There seems to be no end in sight to troubles engulfing the Anglican Diocese of Upper Shire (Adus) after a meeting convened by the head of the church in Central Africa on Tuesday failed to break the standoff.
During the meeting, the Zambian-based Archbishop and Primate of the church in Central Africa Province Albert Chama told representatives of the disgruntled parishioners he could not remove their Bishop Brighton Malasa without following the church’s doctrines.
The meeting, which lasted for about three hours, took place at Adus headquarters at Chilema in Zomba and was attended by over 70 senior parish representatives, including wardens and priests.
The church’s laity and priests in the diocese rebelled against Malasa and demanded his removal from office for allegedly abusing funds, being greedy and power hungry.
While confirming the meeting in an interview on Wednesday, chairperson of the Anglican Council in Malawi Bishop Fanuel Magangani declined to comment, saying he did not attend it because the archbishop’s visit to Malawi was specifically to “interact with his flock in Upper Shire Diocese”.
“I can indeed confirm that His Grace came to Upper Shire in view of the unresolved issues. So, in a nutshell, I am waiting to be briefed on what transpired by the office of the Archbishop,” said Magangani, who is Bishop of the Anglican Diocese of Northern Malawi.
Following the wrangles, bishops of the Anglican Council in Malawi commissioned Bishop Alinafe Kalemba of the Diocese of Southern Malawi to mediate in the issue and find a solution. The bishop was also part of Tuesday’s meeting with the archbishop.
But when contacted on Wednesday, Kalemba simply said: “The office of the Archbishop will issue a communiqué on the matter, so there is nothing I can say.”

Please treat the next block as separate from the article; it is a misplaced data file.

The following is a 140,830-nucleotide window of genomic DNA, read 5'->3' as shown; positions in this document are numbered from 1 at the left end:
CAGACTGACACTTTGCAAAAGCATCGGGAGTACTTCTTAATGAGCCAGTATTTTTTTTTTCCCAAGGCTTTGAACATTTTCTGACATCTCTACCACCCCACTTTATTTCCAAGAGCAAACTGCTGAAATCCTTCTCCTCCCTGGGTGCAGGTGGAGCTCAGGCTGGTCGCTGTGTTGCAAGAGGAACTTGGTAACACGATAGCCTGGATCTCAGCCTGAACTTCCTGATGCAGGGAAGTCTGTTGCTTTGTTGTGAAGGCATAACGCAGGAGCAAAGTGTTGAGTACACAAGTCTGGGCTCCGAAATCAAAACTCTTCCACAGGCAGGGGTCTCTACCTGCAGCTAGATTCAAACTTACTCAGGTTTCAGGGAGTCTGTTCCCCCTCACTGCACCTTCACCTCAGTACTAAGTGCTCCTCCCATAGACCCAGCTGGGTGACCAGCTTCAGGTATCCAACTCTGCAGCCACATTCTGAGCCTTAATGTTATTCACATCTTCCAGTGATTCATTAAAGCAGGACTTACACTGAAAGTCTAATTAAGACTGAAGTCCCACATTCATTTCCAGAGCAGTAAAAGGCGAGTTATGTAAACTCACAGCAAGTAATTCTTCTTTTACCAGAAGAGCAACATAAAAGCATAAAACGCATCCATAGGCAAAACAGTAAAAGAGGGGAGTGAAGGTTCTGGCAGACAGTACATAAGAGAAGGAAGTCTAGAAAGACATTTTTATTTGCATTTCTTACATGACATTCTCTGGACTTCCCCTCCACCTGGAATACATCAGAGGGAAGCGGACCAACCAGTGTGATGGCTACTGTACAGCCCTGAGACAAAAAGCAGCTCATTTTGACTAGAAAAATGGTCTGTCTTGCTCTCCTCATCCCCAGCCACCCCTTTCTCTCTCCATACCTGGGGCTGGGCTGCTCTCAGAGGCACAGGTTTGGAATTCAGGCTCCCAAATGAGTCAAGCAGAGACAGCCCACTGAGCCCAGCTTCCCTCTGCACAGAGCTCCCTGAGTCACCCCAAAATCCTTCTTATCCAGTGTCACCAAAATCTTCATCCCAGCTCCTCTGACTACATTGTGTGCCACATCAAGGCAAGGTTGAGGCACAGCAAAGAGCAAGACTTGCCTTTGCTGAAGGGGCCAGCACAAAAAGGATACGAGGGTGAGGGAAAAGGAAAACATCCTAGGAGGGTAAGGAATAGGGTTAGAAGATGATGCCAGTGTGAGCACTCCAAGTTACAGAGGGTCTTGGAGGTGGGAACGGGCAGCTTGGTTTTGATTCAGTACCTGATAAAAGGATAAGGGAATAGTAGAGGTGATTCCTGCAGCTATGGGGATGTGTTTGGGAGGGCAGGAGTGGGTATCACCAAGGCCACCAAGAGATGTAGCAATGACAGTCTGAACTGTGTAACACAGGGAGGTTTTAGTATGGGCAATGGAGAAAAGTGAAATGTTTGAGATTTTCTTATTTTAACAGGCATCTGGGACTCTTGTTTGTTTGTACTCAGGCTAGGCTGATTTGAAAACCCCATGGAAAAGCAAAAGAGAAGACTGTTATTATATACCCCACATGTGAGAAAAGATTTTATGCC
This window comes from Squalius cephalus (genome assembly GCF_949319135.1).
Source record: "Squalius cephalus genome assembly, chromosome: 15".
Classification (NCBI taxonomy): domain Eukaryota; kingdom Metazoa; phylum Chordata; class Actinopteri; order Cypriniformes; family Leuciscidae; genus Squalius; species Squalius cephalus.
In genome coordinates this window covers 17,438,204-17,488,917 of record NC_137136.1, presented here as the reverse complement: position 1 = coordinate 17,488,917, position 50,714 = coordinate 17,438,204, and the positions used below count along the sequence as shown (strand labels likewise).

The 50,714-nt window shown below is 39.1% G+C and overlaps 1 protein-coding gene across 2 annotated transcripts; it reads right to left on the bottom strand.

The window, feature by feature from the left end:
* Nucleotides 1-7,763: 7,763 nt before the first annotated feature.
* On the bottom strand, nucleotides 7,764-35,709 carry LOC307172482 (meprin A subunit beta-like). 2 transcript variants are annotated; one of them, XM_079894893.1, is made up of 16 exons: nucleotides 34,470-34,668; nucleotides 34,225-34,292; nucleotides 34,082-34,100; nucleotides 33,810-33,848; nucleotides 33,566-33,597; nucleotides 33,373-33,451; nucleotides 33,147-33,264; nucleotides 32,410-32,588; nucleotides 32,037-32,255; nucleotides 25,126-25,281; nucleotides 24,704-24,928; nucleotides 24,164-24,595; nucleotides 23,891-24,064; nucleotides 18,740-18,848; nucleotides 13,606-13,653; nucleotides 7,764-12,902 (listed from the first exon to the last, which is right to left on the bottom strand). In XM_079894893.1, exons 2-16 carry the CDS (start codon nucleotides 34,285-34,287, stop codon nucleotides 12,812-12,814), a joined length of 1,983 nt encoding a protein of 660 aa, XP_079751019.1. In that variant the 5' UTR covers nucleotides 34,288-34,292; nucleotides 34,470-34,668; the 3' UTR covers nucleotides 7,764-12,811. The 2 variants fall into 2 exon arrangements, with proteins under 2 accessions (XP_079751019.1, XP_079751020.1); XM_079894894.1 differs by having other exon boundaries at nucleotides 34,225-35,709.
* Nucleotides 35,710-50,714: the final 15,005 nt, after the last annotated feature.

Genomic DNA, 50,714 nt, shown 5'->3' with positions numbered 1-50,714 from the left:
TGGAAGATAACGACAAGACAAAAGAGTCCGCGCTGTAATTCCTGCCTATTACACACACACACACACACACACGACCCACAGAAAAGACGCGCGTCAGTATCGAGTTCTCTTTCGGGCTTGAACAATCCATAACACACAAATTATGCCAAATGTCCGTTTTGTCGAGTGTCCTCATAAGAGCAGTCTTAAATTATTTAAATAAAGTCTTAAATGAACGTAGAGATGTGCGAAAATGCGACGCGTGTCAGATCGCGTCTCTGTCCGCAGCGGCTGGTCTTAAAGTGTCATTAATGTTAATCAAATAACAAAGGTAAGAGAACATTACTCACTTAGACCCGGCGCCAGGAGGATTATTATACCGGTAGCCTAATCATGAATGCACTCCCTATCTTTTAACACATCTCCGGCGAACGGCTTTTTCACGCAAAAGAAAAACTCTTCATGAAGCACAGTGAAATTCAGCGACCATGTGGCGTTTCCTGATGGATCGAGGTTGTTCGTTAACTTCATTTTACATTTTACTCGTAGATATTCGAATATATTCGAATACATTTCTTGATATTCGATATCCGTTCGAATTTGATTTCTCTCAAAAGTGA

The Nation further sought Archbishop Chama’s comment on the matter in a telephone interview from Zambia but he declined to say anything.
“These are internal issues. We don’t discuss them in newspapers because we have our internal processes that we use and follow,” he said.
The rebellion against Bishop Malasa was advanced by St George’s Parish of Zomba following a meeting of representatives from the diocese’s 37 out of 41 parishes it hosted in December last year.
St George’s Parish warden Liz Chikoti said the meeting with the archbishop was a step in the right direction but the petitioners still felt the issue was yet to be resolved.
“The petitioners feel the issue has not been resolved because what they got [from the archbishop] was not what they were expecting,” she said.
Chikoti said the archbishop stated he could not remove Malasa without following steps as per the doctrines of the Anglican Church in the province.
“He said the issues need to be thoroughly investigated, especially on finances, and then he would commission an external audit before any decision could be made,” she explained.
During the meeting on Tuesday, some youths who went to observe the proceedings nearly caused havoc when they started chanting anti-Malasa songs and deflated tyres of his official vehicle, a Toyota Hilux Double Cabin registration ZA 4614, while the meeting was in progress.
On January 17 this year, over 200 disgruntled Christians who included priests, sealed Malasa’s offices with iron bars demanding his immediate resignation, but the bishop removed the bars a few hours later.
Last month, the archbishop appointed Bishop William Mchombo to mediate in the long-standing matter but the meeting failed to take place. Mchombo attended the Tuesday meeting.